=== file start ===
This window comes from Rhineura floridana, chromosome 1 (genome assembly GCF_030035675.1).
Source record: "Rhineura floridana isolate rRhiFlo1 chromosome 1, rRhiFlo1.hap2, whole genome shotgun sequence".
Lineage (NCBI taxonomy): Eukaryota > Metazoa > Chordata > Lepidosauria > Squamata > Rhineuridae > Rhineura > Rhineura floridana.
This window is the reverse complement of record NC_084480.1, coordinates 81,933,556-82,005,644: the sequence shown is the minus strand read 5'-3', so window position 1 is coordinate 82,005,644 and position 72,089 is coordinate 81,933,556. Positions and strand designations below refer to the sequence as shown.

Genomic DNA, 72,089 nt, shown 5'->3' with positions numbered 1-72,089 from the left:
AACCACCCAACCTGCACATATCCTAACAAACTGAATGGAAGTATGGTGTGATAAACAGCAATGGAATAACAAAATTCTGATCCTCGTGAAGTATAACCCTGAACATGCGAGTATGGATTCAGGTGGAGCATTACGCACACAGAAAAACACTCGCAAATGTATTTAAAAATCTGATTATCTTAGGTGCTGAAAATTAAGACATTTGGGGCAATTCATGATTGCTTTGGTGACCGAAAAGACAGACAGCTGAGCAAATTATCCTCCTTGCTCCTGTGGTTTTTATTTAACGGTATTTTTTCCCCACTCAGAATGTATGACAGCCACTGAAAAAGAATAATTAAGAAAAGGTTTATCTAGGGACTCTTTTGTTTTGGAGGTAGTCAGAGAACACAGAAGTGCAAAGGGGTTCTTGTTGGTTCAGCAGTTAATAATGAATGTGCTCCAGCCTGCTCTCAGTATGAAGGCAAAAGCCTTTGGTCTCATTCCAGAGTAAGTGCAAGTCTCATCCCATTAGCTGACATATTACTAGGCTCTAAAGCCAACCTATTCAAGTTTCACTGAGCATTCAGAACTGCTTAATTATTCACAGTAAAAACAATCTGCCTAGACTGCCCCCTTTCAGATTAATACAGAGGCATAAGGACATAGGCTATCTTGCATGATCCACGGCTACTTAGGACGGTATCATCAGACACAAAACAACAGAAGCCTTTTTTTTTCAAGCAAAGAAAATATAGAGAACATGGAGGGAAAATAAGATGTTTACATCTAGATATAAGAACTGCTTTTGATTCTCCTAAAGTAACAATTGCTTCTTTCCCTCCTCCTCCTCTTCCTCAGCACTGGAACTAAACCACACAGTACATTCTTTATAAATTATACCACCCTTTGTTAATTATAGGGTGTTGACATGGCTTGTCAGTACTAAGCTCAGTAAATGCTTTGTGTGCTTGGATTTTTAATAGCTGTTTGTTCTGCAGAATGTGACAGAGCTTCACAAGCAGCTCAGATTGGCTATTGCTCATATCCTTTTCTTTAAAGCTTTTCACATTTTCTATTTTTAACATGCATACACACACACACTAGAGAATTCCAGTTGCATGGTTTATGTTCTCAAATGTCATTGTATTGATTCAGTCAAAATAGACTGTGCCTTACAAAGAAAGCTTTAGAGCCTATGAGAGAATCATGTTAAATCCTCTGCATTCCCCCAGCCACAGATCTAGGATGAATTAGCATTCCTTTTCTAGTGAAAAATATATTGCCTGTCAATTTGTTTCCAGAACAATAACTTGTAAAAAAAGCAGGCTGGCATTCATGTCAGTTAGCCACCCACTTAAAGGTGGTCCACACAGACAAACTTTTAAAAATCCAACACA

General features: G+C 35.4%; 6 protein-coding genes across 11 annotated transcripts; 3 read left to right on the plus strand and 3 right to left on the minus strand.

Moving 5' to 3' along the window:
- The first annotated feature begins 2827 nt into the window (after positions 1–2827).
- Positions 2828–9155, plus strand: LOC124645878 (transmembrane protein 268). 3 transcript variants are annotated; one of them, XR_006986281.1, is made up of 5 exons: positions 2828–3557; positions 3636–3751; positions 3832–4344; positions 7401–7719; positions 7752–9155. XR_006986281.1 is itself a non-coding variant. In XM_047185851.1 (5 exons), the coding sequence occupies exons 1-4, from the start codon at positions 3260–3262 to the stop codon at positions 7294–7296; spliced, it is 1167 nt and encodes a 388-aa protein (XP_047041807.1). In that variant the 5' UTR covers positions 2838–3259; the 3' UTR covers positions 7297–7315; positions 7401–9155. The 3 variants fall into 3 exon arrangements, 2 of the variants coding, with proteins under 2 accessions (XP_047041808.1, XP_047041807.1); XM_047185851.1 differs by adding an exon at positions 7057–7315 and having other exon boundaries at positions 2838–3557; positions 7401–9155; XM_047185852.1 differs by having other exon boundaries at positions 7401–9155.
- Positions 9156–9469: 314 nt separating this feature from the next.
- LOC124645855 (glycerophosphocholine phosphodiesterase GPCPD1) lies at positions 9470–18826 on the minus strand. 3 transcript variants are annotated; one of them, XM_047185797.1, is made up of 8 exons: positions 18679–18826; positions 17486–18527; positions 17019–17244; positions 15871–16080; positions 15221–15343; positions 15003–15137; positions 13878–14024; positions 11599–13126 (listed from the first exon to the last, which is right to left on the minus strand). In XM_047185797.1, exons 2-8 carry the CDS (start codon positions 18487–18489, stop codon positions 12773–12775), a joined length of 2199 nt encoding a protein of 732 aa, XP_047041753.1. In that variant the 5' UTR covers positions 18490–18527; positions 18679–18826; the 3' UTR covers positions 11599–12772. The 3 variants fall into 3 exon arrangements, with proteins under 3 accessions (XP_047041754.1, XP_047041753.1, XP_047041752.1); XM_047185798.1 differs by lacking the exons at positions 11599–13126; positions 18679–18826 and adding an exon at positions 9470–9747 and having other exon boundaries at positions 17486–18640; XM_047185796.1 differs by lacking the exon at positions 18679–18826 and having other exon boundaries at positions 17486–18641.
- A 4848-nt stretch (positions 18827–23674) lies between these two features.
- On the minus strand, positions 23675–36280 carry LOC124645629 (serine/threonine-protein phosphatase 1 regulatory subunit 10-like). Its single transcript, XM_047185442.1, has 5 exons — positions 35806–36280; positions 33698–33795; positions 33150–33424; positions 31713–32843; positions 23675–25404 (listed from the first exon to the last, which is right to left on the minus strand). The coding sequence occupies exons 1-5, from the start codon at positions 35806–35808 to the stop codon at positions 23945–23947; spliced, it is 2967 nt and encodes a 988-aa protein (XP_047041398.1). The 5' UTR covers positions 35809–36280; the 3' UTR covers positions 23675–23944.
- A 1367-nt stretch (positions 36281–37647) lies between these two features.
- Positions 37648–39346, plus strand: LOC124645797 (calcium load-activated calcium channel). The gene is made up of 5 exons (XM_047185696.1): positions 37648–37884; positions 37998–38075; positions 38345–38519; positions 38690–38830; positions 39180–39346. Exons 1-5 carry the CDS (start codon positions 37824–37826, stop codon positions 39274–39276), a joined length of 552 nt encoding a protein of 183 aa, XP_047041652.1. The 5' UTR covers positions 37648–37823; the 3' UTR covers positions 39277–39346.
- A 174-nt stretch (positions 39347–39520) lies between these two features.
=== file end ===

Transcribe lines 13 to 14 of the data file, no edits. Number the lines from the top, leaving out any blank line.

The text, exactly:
- A 4848-nt stretch (positions 18827–23674) lies between these two features.
- On the minus strand, positions 23675–36280 carry LOC124645629 (serine/threonine-protein phosphatase 1 regulatory subunit 10-like). Its single transcript, XM_047185442.1, has 5 exons — positions 35806–36280; positions 33698–33795; positions 33150–33424; positions 31713–32843; positions 23675–25404 (listed from the first exon to the last, which is right to left on the minus strand). The coding sequence occupies exons 1-5, from the start codon at positions 35806–35808 to the stop codon at positions 23945–23947; spliced, it is 2967 nt and encodes a 988-aa protein (XP_047041398.1). The 5' UTR covers positions 35809–36280; the 3' UTR covers positions 23675–23944.